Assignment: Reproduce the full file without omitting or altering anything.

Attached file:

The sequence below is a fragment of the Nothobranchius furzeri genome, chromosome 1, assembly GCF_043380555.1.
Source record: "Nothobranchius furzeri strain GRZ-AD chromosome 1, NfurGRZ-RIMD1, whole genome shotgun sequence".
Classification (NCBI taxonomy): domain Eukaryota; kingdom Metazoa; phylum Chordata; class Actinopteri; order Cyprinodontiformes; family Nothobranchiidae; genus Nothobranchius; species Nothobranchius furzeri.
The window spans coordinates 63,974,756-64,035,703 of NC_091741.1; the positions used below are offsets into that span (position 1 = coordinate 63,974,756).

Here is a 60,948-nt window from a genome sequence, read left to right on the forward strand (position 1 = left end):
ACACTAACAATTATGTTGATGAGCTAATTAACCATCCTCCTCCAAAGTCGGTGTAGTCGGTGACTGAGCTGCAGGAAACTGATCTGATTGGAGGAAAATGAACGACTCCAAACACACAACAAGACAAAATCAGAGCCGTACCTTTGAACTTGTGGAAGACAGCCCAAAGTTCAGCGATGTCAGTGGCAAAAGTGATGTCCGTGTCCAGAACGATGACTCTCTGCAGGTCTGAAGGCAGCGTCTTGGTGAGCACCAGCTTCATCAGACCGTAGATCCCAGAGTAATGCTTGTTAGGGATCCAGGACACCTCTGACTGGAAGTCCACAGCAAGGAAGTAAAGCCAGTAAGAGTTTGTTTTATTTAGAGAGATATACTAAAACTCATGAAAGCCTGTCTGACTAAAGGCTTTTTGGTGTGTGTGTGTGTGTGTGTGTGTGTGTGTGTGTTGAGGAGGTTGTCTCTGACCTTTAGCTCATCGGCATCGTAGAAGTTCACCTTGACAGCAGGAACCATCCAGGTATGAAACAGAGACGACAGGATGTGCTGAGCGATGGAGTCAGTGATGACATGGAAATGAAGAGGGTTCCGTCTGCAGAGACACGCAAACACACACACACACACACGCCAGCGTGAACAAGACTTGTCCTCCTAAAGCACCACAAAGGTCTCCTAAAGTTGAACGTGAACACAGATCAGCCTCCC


The sequence below is a fragment of the Nothobranchius furzeri genome, chromosome 1, assembly GCF_043380555.1.
Source record: "Nothobranchius furzeri strain GRZ-AD chromosome 1, NfurGRZ-RIMD1, whole genome shotgun sequence".
Classification (NCBI taxonomy): domain Eukaryota; kingdom Metazoa; phylum Chordata; class Actinopteri; order Cyprinodontiformes; family Nothobranchiidae; genus Nothobranchius; species Nothobranchius furzeri.
The window spans coordinates 63,974,756-64,035,703 of NC_091741.1; the positions used below are offsets into that span (position 1 = coordinate 63,974,756).

Here is a 60,948-nt window from a genome sequence, read left to right on the forward strand (position 1 = left end):
ACACTAACAATTATGTTGATGAGCTAATTAACCATCCTCCTCCAAAGTCGGTGTAGTCGGTGACTGAGCTGCAGGAAACTGATCTGATTGGAGGAAAATGAACGACTCCAAACACACAACAAGACAAAATCAGAGCCGTACCTTTGAACTTGTGGAAGACAGCCCAAAGTTCAGCGATGTCAGTGGCAAAAGTGATGTCCGTGTCCAGAACGATGACTCTCTGCAGGTCTGAAGGCAGCGTCTTGGTGAGCACCAGCTTCATCAGACCGTAGATCCCAGAGTAATGCTTGTTAGGGATCCAGGACACCTCTGACTGGAAGTCCACAGCAAGGAAGTAAAGCCAGTAAGAGTTTGTTTTATTTAGAGAGATATACTAAAACTCATGAAAGCCTGTCTGACTAAAGGCTTTTTGGTGTGTGTGTGTGTGTGTGTGTGTGTGTGTGTGTTGAGGAGGTTGTCTCTGACCTTTAGCTCATCGGCATCGTAGAAGTTCACCTTGACAGCAGGAACCATCCAGGTATGAAACAGAGACGACAGGATGTGCTGAGCGATGGAGTCAGTGATGACATGGAAATGAAGAGGGTTCCGTCTGCAGAGACACGCAAACACACACACACACACACGCCAGCGTGAACAAGACTTGTCCTCCTAAAGCACCACAAAGGTCTCCTAAAGTTGAACGTGAACACAGATCAGCCTCCC